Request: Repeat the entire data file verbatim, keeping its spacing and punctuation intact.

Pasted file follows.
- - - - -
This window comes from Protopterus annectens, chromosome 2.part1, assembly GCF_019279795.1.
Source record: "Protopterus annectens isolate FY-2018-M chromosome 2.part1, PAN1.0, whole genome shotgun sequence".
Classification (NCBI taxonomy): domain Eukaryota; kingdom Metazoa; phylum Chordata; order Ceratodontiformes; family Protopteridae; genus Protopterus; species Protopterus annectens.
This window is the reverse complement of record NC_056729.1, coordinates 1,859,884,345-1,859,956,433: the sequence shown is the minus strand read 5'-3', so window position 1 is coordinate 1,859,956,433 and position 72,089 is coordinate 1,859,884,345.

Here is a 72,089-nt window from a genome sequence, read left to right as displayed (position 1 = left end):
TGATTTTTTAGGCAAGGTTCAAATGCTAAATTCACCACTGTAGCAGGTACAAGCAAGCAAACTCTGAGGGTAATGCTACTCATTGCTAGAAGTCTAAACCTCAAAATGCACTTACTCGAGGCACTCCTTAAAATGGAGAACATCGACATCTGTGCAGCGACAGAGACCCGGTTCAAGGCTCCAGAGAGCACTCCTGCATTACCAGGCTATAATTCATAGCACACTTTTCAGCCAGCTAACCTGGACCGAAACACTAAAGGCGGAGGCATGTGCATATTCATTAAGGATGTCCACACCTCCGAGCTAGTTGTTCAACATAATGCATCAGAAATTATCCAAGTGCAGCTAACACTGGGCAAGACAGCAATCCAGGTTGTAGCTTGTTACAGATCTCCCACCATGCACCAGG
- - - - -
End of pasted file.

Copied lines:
This window comes from Protopterus annectens, chromosome 2.part1, assembly GCF_019279795.1.
Source record: "Protopterus annectens isolate FY-2018-M chromosome 2.part1, PAN1.0, whole genome shotgun sequence".
Classification (NCBI taxonomy): domain Eukaryota; kingdom Metazoa; phylum Chordata; order Ceratodontiformes; family Protopteridae; genus Protopterus; species Protopterus annectens.
This window is the reverse complement of record NC_056729.1, coordinates 1,859,884,345-1,859,956,433: the sequence shown is the minus strand read 5'-3', so window position 1 is coordinate 1,859,956,433 and position 72,089 is coordinate 1,859,884,345.

Here is a 72,089-nt window from a genome sequence, read left to right as displayed (position 1 = left end):
TGATTTTTTAGGCAAGGTTCAAATGCTAAATTCACCACTGTAGCAGGTACAAGCAAGCAAACTCTGAGGGTAATGCTACTCATTGCTAGAAGTCTAAACCTCAAAATGCACTTACTCGAGGCACTCCTTAAAATGGAGAACATCGACATCTGTGCAGCGACAGAGACCCGGTTCAAGGCTCCAGAGAGCACTCCTGCATTACCAGGCTATAATTCATAGCACACTTTTCAGCCAGCTAACCTGGACCGAAACACTAAAGGCGGAGGCATGTGCATATTCATTAAGGATGTCCACACCTCCGAGCTAGTTGTTCAACATAATGCATCAGAAATTATCCAAGTGCAGCTAACACTGGGCAAGACAGCAATCCAGGTTGTAGCTTGTTACAGATCTCCCACCATGCACCAGG